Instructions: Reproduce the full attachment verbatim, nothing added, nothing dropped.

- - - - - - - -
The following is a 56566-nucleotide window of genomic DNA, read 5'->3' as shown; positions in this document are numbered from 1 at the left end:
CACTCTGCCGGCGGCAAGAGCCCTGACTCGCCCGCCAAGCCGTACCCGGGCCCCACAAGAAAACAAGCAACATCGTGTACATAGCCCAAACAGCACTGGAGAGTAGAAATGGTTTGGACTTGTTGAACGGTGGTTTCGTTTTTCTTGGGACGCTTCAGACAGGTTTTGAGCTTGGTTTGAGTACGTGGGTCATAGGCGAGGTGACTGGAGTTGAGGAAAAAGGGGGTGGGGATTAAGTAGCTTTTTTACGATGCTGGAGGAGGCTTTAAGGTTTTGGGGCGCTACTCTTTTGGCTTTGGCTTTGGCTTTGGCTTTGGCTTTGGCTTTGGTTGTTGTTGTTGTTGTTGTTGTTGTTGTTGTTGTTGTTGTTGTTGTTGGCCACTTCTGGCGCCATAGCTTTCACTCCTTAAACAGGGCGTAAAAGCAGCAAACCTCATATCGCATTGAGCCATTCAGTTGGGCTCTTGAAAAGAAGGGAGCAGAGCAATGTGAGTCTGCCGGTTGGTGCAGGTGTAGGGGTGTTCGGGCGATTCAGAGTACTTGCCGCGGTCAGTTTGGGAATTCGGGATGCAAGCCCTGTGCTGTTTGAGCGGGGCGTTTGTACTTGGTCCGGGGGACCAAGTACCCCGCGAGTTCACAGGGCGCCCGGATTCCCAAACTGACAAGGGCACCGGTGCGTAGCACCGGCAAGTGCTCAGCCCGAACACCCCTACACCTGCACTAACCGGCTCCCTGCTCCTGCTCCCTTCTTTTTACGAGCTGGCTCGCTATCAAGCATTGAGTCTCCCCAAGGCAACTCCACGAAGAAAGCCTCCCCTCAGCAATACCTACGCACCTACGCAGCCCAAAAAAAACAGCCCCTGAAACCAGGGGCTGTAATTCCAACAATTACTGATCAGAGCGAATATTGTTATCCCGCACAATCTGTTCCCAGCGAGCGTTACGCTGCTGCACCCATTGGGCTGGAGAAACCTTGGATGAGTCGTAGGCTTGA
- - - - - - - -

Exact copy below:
The following is a 56566-nucleotide window of genomic DNA, read 5'->3' as shown; positions in this document are numbered from 1 at the left end:
CACTCTGCCGGCGGCAAGAGCCCTGACTCGCCCGCCAAGCCGTACCCGGGCCCCACAAGAAAACAAGCAACATCGTGTACATAGCCCAAACAGCACTGGAGAGTAGAAATGGTTTGGACTTGTTGAACGGTGGTTTCGTTTTTCTTGGGACGCTTCAGACAGGTTTTGAGCTTGGTTTGAGTACGTGGGTCATAGGCGAGGTGACTGGAGTTGAGGAAAAAGGGGGTGGGGATTAAGTAGCTTTTTTACGATGCTGGAGGAGGCTTTAAGGTTTTGGGGCGCTACTCTTTTGGCTTTGGCTTTGGCTTTGGCTTTGGCTTTGGCTTTGGTTGTTGTTGTTGTTGTTGTTGTTGTTGTTGTTGTTGTTGTTGTTGTTGGCCACTTCTGGCGCCATAGCTTTCACTCCTTAAACAGGGCGTAAAAGCAGCAAACCTCATATCGCATTGAGCCATTCAGTTGGGCTCTTGAAAAGAAGGGAGCAGAGCAATGTGAGTCTGCCGGTTGGTGCAGGTGTAGGGGTGTTCGGGCGATTCAGAGTACTTGCCGCGGTCAGTTTGGGAATTCGGGATGCAAGCCCTGTGCTGTTTGAGCGGGGCGTTTGTACTTGGTCCGGGGGACCAAGTACCCCGCGAGTTCACAGGGCGCCCGGATTCCCAAACTGACAAGGGCACCGGTGCGTAGCACCGGCAAGTGCTCAGCCCGAACACCCCTACACCTGCACTAACCGGCTCCCTGCTCCTGCTCCCTTCTTTTTACGAGCTGGCTCGCTATCAAGCATTGAGTCTCCCCAAGGCAACTCCACGAAGAAAGCCTCCCCTCAGCAATACCTACGCACCTACGCAGCCCAAAAAAAACAGCCCCTGAAACCAGGGGCTGTAATTCCAACAATTACTGATCAGAGCGAATATTGTTATCCCGCACAATCTGTTCCCAGCGAGCGTTACGCTGCTGCACCCATTGGGCTGGAGAAACCTTGGATGAGTCGTAGGCTTGA